Trying to make sense out of the latest bizarre events about how our thinking
as a nation has changed I drift back to yesteryear before the near destruction
of our Bill of Rights. Wading through
the battered pages of our Constitution, I see the corpses of habeas corpus, the
right to privacy, the right to due process and a jury of your peers, and I shed
a tear for what once was. How did all this
happen? Has the fear of terrorism
transformed us into a country of fearful strangers? Have we become a Bubba nation whose purpose
now is to expedite justice at the end of a gun barrel?
How did we lose the right to habeas corpus, to know our accuser? What happened to our right to an attorney? To make a phone call? Did things happen so fast that we just missed it? Are we Americans truly discussing the merits (or evils) of torture? How did that little ditty slip past us without notice? Have we really come to believe that torture is justified? Have we become so afraid of terrorism and our own shadows that we have come to condone torture? To increase our odds of not getting blown up by terrorists? Like, in before it happens? Do we even sense that we have devolved into a state of from which there is little hope of turning back? Or that in condoning torture that even we cannot be safe from having it come back on us? That we, too, lose the right to be free from being tortured? Is this a bad dream? Does the United States really capture and ship overseas for rendering, suspects who someone in our government deems to intend us harm? Can such a whim now be the norm instead of our having the right to a fair trial? Is the price we pay for becoming the Inquisitors worth it? Remember the warnings of Nietzsche: “When you look into an abyss, the abyss also looks into you.”
And what of those in power or position who get to judge who is to be rendered? What if personal vendettas exist where a decider only needs to finger an individual to have him disappear and be rendered and rubbed out? What if the one who decides to list another individual has an ulterior motive? Perhaps the decider fears being replaced by someone more competent? Why not just put him on the list and have the problem (and the person) disappear without appeal or the right to be heard? What if the decider is part of a love triangle? No problem. Just put the competition on the death list. Case closed. Forever.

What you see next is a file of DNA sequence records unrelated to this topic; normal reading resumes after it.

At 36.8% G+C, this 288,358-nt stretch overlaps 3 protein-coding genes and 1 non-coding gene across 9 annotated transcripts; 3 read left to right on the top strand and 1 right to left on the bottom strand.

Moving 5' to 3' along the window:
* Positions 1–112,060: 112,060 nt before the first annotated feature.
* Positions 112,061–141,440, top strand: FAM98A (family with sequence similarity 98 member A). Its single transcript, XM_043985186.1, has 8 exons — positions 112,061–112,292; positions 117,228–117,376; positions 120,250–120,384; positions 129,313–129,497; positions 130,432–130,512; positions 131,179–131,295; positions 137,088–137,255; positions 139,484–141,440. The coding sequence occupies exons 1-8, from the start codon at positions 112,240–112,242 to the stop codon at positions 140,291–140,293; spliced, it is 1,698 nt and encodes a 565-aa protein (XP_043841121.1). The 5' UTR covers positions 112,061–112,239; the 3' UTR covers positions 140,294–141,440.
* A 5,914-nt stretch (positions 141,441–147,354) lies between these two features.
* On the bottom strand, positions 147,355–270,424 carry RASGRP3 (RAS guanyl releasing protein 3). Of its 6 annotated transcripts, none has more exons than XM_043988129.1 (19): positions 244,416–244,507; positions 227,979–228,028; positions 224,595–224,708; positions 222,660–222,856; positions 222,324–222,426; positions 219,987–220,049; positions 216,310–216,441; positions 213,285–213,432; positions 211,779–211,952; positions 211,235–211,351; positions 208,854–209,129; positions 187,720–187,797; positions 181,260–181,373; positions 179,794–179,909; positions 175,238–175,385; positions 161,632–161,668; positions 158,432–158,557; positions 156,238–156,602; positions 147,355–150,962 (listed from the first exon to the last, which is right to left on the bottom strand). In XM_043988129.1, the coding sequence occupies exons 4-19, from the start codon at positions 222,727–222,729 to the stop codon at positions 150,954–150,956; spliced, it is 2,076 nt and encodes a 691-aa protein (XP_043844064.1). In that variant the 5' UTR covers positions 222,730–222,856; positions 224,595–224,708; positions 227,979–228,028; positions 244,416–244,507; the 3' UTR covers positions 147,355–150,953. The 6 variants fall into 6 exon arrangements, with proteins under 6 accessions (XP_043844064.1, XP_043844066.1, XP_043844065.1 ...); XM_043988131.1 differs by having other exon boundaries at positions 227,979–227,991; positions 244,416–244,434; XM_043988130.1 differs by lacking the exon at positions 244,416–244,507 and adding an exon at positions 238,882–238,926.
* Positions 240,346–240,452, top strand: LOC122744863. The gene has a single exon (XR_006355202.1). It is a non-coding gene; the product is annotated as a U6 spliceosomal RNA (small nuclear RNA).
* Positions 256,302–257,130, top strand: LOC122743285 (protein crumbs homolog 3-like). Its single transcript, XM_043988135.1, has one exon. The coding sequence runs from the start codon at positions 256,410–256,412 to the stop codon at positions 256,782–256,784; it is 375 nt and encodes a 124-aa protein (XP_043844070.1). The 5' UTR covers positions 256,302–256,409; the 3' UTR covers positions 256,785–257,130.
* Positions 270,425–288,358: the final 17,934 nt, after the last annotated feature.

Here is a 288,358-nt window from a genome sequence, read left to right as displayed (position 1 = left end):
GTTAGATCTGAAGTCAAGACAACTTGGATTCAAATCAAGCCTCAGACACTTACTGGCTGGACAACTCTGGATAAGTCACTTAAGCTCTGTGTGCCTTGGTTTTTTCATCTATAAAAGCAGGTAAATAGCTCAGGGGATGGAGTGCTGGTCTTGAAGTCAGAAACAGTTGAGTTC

It was 1960 in Western Civilization class when I first heard the term, “Might is Right.” Such a nonsensical phrase, I thought. See, just because you or a nation had the might did not mean that you or your nation was right in whatever it decreed as the rules and law of the land for all citizens to live by. But that was years ago. It might have worked for Hitler or Stalin or the Japanese Emperor Hirohito, but those were barbarians, leaders gone amuck with purges, killings of Jews, invasions of countries, and sneak attacks just because you could get away with it. They needed to be checked, and they were by the Americans, the Brits, and the rest of the free world. We won; they lost. After the dust of WWII settled the world needed to lick its wounds, repair its territories, and rethink its various forms of governments. The United States and its allies emerged as the “white hats” who won the war and saved the world from the Nazis, the Fascists, and the Kamikaze Japanese extremists.
But what of the United States, the white hat guys? Were we in our infancy as a moral nation at the time to believe that all men were created equal? And that we should treat others as we wanted to be treated? That we all had unalienable rights under the Constitution?
“We hold these truths to be self-evident, that all men are created equal, that they are endowed by their Creator with certain unalienable Rights, that among these are Life, Liberty and the pursuit of Happiness. That to secure these rights, Governments are instituted among Men, deriving their just Powers from the consent of the governed, — That whenever any Form of Government becomes destructive of these ends, it is the Right of the People to alter or to abolish it, and to institute new Government, laying its foundation on such principles and organizing its powers in such form, as to them shall seem most likely to effect their Safety and Happiness.”